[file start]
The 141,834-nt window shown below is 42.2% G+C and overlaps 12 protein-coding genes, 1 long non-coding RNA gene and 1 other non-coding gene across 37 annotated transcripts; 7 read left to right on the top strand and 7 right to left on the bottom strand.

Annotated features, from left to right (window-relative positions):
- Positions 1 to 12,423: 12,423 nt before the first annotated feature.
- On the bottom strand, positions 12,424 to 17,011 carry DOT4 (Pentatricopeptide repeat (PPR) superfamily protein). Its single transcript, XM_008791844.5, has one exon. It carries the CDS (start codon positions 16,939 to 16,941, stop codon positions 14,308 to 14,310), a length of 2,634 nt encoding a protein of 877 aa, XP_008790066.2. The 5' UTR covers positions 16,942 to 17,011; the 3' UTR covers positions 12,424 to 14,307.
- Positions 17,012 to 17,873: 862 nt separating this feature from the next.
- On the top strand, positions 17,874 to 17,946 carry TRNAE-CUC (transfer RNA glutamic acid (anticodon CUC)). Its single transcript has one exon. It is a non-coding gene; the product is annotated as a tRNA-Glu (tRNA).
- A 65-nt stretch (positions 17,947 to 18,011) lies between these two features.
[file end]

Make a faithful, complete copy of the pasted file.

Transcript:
The 141,834-nt window shown below is 42.2% G+C and overlaps 12 protein-coding genes, 1 long non-coding RNA gene and 1 other non-coding gene across 37 annotated transcripts; 7 read left to right on the top strand and 7 right to left on the bottom strand.

Annotated features, from left to right (window-relative positions):
- Positions 1 to 12,423: 12,423 nt before the first annotated feature.
- On the bottom strand, positions 12,424 to 17,011 carry DOT4 (Pentatricopeptide repeat (PPR) superfamily protein). Its single transcript, XM_008791844.5, has one exon. It carries the CDS (start codon positions 16,939 to 16,941, stop codon positions 14,308 to 14,310), a length of 2,634 nt encoding a protein of 877 aa, XP_008790066.2. The 5' UTR covers positions 16,942 to 17,011; the 3' UTR covers positions 12,424 to 14,307.
- Positions 17,012 to 17,873: 862 nt separating this feature from the next.
- On the top strand, positions 17,874 to 17,946 carry TRNAE-CUC (transfer RNA glutamic acid (anticodon CUC)). Its single transcript has one exon. It is a non-coding gene; the product is annotated as a tRNA-Glu (tRNA).
- A 65-nt stretch (positions 17,947 to 18,011) lies between these two features.